Published: Nov. 18, 2019 By



Thanksgiving is right around the corner, and for MENVers, Friday the 22nd is the last day of classes before a week-long break. Which means that now’s the time that people are starting to get excited about the prospect of seven uninterrupted days of relaxation (but for homework!); traveling back home to see friends, family, and loved ones who have been much-missed for the past few months; and eating to the point of being uncomfortably full, of course.

Unfortunately, as great as the holidays are, they’re also a time of excessive waste. In fact, Americans throw away about 25 percent more trash between Thanksgiving to New Year’s! Whether you’re going or staying for the holiday, are a vegan, a vegetarian, a meat-eater, or an opportunivore, the holiday presents an opportunity to think about sustainability and conscious action. Here are some tips for celebrating the holiday in a way that’s as eco-friendly as possible:


CarpoolingFor many, Thanksgiving means traveling. Note that a single flight from the West to the East Coast of the United States emits at least one metric ton of carbon dioxide. If feasible, consider driving rather than flying home this holiday. Even better: consider carpooling if you and another student are from the same place!

If flying is your only option, you can still be conscious about your transportation when you reach your destination. Carpooling, using public transportation, and biking are all great options. And there is a direct bus route from Boulder to Denver International Airport (and free with your CU bus pass!).



Plan the Menu WiselyFood

Whether you’re hosting or attending, if you’re contributing food this Thanksgiving, plan wisely. A very relevant article written by MENV Sustainable Food Systems’ specialization lead, Nicole Civita, recommends nixing dishes that you make just out of habit but no one eats, easing up on the appetizers, making a lighter soup option so that guests won’t get too full too fast, and being okay with (gasp!) ditching the turkey. If you are planning on serving fowl (or meat of any source), consider sourcing it from a local farm, especially one that’s utilizing regenerative agriculture practices, if feasible.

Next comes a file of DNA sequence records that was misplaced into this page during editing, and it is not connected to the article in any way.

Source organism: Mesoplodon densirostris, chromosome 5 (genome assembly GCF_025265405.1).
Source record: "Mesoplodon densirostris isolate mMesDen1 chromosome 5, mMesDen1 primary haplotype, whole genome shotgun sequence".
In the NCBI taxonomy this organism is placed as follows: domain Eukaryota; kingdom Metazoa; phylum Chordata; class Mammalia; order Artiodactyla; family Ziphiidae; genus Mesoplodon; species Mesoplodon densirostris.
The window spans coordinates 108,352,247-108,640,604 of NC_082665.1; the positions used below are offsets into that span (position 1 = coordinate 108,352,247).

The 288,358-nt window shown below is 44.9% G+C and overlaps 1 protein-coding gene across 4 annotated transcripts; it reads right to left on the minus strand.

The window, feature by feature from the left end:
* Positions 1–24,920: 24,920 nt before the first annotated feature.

Don’t Let Excess Food Go to Waste!

LeftoversWe all know that food waste statistics are alarming. Indeed, food waste in the United States is estimated at between 30-40 percent of the total food supply. Unfortunately, Thanksgiving is a holiday that often results in excess production, consumption, and food finding its way into the trash. Fortunately, there are some easy fixes!

First, go back to menu planning. Know how many people you’re cooking for/how many people will be attending and be conscious of how much food you’ll actually need.

Next, save leftovers! If you want to be extra sustainable, consider reusable storage containers rather than plastic wrap/plastic bags for storage. Then, make a commitment to actually eat the leftovers rather than letting them spoil in your fridge. Encourage guests to take home leftovers, too.

If you do prepare a turkey, note that you can use the carcass and bones afterward to make a delicious, collagen-rich broth.

It’s a Time to Be Thankful

Regardless of Thanksgiving’s history, there’s an opportune moment for reflection about thankfulness. Bring a sense of gratitude to your Thanksgiving meal and thank the earth for all it provides!

**The MENV Diversity, Equity, and Inclusion Initiative is hosting a 2019 Thanksgiving Food Drive. All proceeds will be donated to the Boulder Community Food Share during the week of Thanksgiving. Please drop off any donations in the lounge. All non-perishable food items are welcome; please prioritize healthy food items if you have the means.